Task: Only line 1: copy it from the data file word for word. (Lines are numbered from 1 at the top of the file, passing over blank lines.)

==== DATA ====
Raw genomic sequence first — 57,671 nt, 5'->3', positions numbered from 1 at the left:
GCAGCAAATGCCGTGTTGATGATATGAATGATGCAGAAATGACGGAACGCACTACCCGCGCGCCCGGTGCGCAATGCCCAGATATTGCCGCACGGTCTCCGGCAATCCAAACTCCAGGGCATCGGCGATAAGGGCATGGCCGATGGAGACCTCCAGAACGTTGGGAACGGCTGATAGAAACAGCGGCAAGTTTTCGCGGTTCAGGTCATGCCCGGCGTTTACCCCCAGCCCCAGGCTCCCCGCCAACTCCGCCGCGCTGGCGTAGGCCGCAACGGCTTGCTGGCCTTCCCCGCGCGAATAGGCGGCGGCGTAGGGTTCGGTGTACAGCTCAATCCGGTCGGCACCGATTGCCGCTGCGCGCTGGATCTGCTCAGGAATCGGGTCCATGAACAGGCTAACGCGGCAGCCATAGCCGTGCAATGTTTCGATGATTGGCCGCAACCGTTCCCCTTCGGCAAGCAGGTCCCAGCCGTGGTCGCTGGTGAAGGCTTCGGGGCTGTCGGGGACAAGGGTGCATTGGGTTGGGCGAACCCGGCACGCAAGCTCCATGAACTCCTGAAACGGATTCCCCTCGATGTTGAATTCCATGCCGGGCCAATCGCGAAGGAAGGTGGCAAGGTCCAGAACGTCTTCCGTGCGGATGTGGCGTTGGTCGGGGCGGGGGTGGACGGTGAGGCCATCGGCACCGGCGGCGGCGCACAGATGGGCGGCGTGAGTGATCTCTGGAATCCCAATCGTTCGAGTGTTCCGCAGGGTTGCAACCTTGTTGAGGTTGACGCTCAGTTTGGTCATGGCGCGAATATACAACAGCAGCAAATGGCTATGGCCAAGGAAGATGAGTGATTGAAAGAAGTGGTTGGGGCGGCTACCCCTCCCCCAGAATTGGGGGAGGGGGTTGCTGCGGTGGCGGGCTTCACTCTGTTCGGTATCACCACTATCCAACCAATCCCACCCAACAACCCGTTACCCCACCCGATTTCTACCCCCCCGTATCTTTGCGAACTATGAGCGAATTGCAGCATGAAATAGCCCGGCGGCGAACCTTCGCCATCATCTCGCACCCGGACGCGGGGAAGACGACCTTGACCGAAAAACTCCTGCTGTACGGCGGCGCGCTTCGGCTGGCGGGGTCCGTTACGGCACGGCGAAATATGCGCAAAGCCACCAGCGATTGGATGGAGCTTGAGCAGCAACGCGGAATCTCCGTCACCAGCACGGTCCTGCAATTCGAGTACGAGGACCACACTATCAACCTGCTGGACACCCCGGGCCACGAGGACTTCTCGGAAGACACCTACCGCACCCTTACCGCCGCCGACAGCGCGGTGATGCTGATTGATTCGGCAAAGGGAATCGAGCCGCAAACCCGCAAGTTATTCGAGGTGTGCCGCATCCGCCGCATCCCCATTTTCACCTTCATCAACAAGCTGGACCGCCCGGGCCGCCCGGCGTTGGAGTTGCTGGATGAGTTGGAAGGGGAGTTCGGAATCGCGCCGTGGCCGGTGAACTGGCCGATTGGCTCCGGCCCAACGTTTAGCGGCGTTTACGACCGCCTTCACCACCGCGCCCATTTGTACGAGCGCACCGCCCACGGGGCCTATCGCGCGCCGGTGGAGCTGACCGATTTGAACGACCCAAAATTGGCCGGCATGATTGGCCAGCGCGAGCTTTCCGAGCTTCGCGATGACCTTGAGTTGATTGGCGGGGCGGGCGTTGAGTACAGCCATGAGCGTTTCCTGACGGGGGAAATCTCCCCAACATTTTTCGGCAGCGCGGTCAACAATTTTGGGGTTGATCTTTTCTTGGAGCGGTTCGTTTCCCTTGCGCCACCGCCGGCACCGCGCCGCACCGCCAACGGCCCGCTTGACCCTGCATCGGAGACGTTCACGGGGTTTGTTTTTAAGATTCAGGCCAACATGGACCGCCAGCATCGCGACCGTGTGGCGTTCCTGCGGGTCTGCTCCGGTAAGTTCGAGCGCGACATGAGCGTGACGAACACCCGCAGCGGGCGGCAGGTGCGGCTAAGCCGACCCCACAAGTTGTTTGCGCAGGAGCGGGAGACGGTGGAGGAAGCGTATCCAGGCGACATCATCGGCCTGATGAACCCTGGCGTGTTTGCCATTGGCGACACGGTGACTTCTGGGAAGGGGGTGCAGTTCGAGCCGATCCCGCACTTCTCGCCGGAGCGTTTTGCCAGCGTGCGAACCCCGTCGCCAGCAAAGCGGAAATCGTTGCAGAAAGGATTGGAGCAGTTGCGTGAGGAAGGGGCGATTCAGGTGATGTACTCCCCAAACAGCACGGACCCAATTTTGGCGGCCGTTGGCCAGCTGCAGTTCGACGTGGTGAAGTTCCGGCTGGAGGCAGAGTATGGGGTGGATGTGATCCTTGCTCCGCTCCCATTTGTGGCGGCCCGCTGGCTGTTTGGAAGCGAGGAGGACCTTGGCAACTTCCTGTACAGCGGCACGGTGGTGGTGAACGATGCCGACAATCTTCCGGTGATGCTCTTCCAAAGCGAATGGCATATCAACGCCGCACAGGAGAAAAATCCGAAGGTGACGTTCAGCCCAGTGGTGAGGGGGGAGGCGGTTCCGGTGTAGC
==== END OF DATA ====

Raw genomic sequence first — 57,671 nt, 5'->3', positions numbered from 1 at the left: